Whatever year you happened to be born into – whether you are a child of the 1940’s or a kid spawned of the 90’s, you’ll no doubt be able to remember some of the more ingrained parental scripts. Some of them stark. Some of them scary. Some of them bloody hilarious. And didn’t we all say to ourselves “I’ll never end up saying that to my own kids”?
Classics from my family include; “Because I said so,” “surely you know better than that!” “if the wind changes your face will stay like that,” “I won’t tell you again,” (said several times), “I’ll give you something to cry about,” “wait till your father gets home,” “nobody likes a smartarse,” and the immortal “don’t come running to me when you’ve broken your leg!”
Now, I hate to admit this but I think that I’ve used all of these lines on my kids. And one of them – “you’ll thank me for it one day” was frequently employed by own folks in relation to marshalling me to various music lessons, orchestras, exams. Yup – I was pretty good at playing the flute. A music teacher of mine even told my parents that I might be offered a place at the famous Chethams School of Music in Manchester. Sounded like great news for the adults. But the trouble was … that I couldn’t be arsed. Being forced to play a musical instrument far too often? Having to wear a stupid blazer and get the bus into Manchester? Being required to hang out with a load of kids who would be well-posh and who would have ponies or do ballet or learn Latin or whatever?
Thanks, but no thanks, folks.
This was also my attitude to the fact that my parents – who had very little ‘extra’ money to play with at all – sent me for expensive music lessons every week. They drove me to and from orchestra as well. They both cajoled, nagged, shouted at me to practice. Tears and tantrums were often the result (and that was just my dad). But my parents had never had the chance to study music themselves, to discover which instruments they might excel at. Understandably, they wanted better for me. And whilst I sympathised greatly with this, in truth I just wanted to be left alone in my bedroom so I could cut up my Smash Hits magazines and make interesting little collages out of the varying photos of Dave Gahan’s bum.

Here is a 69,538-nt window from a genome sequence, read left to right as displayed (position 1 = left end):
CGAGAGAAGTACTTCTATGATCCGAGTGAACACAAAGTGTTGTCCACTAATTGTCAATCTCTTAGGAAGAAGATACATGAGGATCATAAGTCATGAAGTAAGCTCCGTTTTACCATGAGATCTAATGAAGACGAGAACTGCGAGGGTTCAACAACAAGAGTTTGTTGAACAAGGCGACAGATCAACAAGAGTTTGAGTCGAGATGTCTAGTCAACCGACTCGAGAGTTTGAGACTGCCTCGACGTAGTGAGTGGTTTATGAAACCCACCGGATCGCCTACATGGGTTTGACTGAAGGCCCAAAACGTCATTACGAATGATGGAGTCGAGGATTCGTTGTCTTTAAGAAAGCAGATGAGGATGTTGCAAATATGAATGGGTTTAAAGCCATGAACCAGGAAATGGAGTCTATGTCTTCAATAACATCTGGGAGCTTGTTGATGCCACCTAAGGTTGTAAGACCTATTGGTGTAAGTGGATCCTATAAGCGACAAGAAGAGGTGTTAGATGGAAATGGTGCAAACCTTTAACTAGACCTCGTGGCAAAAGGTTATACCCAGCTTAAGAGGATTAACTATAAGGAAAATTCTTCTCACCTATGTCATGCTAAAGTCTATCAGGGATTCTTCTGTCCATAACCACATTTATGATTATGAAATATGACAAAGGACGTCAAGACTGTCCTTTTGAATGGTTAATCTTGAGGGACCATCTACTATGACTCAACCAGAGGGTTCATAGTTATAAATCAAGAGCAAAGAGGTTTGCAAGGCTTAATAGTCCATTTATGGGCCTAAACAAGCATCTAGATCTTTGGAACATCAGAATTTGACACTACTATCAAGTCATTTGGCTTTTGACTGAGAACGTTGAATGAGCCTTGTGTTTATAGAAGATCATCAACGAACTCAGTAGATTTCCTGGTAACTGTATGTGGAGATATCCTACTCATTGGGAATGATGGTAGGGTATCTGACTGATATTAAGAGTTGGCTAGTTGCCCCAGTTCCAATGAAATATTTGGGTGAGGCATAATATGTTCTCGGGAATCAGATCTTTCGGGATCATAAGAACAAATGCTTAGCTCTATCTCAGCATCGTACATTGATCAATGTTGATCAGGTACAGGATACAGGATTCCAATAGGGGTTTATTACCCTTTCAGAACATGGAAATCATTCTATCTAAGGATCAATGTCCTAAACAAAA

“You’ll thank us for it one day,” they’d continue to remind me.
“Ha. In your dreams!” I’d reply in my head (expressed verbally sometimes when my gob happened to run away with me. This tended to be when my dad was not about.)
Not that I’m stubborn like, but all throughout my twenties and thirties I held to this sentiment. Harking back to the music lessons – the plinking about on the piano, the tooting of the fluting and the mucky rhymes that I created in order to differentiate my Allegretto from my Adagietto – provided me with nothing other than memories of pain, doom, boredom and gloom.
No whiff of nostalgia. No memories of delight of the times when Nan and Grandad were thrilled with me playing Christmas carols for them. Nothing more than a heavy feeling of hours wasted and an insecurity complex developed (’cause the kids at my junior school always called me ‘posh’ for being able to play a musical instrument – when all’s I wanted to do was to have the same kind of talents as them – to be able to walk on my hands or to fart in time to ‘Beat It’ by Michael Jackson.)